Hong Kong: Women fight discrimination and social injustice

Women, especially working class women, have many reasons to be angry with how society is run today.

Women, especially working class women, have many reasons to be angry with how society is run today. Women are treated as second class labour. Their wages have stagnated over the last 10 years as company bosses have taken advantage of the economic crisis to hold down our pay. For women and men, the crisis has led to a considerable increase in work hours. This hits women especially hard, with less time and more stress to take care of children. Many women are offered no choice other than precarious jobs or work in the informal economy – their number has doubled in the last five years.

The median income for female employees is HK$8,500 in 2009, about 30% lower than their male counterparts. It is common for companies to pay lower wages to women for the same job. This is particularly true in the catering sector.

It is not surprising that the number of women living in poverty rose from 485,000 in 1996 to 635,000 in 2008. Hong Kong has the most extreme wealth gap of any developed economy, and poverty is rising fastest among women. Women are the biggest losers from the pro-rich and anti-welfare policies of Donald Tsang and his tycoon supporters.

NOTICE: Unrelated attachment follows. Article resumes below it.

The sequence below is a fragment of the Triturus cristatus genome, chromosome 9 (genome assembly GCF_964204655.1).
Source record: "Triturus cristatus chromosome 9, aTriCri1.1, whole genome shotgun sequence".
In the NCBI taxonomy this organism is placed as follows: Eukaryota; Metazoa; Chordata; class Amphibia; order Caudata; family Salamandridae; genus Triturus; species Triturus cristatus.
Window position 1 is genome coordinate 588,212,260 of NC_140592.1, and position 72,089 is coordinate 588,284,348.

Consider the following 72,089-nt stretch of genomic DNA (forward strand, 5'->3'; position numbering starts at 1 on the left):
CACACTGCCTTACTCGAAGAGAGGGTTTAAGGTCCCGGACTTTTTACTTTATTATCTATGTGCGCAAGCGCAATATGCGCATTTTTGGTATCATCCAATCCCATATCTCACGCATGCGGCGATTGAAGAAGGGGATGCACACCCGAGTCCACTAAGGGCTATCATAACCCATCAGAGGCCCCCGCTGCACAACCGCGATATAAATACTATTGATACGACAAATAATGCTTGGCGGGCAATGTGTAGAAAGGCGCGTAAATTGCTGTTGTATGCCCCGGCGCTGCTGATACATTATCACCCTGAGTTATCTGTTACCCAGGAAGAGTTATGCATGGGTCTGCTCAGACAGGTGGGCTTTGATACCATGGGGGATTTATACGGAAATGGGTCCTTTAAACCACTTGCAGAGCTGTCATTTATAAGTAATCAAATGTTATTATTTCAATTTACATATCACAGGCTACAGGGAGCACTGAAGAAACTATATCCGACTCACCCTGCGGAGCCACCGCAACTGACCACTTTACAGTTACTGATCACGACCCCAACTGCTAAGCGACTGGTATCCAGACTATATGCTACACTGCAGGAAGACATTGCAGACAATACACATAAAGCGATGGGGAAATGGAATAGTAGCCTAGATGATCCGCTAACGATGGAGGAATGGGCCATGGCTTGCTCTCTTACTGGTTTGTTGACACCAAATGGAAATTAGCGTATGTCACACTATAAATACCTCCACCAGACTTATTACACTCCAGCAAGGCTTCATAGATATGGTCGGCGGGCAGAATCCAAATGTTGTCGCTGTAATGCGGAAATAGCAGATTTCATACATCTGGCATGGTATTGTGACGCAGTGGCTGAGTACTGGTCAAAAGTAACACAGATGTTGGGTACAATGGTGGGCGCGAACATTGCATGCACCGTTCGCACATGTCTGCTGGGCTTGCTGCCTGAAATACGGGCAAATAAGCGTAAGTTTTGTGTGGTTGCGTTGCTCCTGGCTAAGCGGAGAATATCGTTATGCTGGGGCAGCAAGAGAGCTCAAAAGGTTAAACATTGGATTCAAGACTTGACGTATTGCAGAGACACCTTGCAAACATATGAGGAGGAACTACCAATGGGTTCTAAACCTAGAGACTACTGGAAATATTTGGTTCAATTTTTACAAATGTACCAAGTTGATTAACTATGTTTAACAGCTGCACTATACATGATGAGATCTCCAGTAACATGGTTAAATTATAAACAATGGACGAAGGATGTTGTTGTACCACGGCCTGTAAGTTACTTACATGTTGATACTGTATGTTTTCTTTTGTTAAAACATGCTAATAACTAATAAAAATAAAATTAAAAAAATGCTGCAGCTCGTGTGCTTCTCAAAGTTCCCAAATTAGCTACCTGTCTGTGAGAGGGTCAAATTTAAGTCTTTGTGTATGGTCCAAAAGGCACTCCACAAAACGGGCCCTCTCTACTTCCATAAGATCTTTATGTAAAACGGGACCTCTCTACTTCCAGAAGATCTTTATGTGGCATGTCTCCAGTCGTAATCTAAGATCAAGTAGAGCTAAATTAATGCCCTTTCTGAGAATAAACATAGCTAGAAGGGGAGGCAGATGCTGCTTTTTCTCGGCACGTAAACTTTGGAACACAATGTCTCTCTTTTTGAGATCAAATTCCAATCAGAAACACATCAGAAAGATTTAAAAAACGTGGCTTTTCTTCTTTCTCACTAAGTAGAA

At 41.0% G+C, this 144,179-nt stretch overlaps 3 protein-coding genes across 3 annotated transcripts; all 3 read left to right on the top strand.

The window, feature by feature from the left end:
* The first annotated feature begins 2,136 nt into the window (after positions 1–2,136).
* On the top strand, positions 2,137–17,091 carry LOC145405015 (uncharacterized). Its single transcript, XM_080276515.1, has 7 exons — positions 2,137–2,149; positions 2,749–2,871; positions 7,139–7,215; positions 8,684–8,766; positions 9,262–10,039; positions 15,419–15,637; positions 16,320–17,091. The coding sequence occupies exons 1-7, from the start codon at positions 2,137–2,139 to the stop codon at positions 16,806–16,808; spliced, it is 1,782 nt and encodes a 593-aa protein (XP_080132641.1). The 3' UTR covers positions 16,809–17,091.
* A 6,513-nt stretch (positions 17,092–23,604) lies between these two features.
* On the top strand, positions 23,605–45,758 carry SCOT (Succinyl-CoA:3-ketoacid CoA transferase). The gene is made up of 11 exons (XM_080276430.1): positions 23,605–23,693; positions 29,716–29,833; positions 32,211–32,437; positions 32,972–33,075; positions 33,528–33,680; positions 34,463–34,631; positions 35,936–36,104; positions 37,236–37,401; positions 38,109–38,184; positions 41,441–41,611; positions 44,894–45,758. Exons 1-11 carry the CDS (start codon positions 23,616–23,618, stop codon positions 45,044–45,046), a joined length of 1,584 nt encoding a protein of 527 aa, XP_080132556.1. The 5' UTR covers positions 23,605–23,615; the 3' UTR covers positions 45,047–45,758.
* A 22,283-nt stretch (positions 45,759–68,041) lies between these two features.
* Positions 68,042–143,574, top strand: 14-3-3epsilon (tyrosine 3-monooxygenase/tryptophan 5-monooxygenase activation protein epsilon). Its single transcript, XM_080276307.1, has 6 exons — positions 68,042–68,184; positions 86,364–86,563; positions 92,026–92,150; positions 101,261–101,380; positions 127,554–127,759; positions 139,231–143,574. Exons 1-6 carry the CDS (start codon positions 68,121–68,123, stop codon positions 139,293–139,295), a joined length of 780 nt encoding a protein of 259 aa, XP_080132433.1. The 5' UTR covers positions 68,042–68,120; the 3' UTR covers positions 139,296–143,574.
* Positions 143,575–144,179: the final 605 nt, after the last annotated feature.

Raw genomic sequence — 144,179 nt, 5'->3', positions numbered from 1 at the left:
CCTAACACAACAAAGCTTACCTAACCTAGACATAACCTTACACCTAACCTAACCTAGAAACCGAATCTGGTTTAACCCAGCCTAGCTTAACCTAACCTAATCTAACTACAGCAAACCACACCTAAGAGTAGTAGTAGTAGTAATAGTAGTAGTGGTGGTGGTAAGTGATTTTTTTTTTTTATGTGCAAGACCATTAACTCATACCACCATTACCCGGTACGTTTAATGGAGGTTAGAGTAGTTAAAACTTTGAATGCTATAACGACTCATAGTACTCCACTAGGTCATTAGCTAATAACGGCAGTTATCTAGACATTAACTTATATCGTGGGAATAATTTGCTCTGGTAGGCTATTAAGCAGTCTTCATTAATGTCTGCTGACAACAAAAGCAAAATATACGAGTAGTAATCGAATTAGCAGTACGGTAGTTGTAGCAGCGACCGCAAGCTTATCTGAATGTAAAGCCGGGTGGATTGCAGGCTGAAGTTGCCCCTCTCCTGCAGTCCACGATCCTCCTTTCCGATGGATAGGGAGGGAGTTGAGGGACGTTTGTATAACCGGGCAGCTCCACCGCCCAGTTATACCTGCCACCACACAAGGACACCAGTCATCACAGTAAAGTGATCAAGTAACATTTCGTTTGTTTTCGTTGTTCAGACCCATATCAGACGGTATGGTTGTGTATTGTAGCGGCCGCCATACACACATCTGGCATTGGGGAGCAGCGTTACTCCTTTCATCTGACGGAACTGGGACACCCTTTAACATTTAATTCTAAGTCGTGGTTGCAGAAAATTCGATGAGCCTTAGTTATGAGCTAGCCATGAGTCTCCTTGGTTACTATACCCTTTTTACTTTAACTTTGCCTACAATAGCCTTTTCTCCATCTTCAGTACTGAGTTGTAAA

Discrimination against married women in the labour market has got even worse since the economic crisis. Every year, half of the 300 sex discrimination complaints received by the Commission for Equality are pregnancy-related. Often the discrimination is concealed – making a pregnant woman work without air conditioning and using other forms of pressure and harassment.

2010 saw an important breakthrough with the first ever minimum wage law in Hong Kong. It came after more than ten years of delays, with big pressure building up on the government and employers. But much remains to be done. The minimum wage level, at HK$28 an hour, is still too low. And the new law is discriminatory against migrants, disabled people and students. Bosses are also devising ways to limit the impact of the new law and cut costs – increasing numbers of part-time staff and pressing workers to become ’self-employed’.

Unions in Hong Kong must back up their talk about higher wages and shorter working hours with action and a readiness for real struggle. We want a fair and fully inclusive minimum wage, and the right to collective bargaining for all workers. This is linked to the need to turn the unions into fighting organisations, controlled by their members, with democratic workplace branches and leaders that live on ordinary workers’ wages.

Liked this article? We need your support to improve our work. Please become a Patron! and support our work
Become a patron at Patreon!

Be the first to comment

Leave a Reply

Your email address will not be published.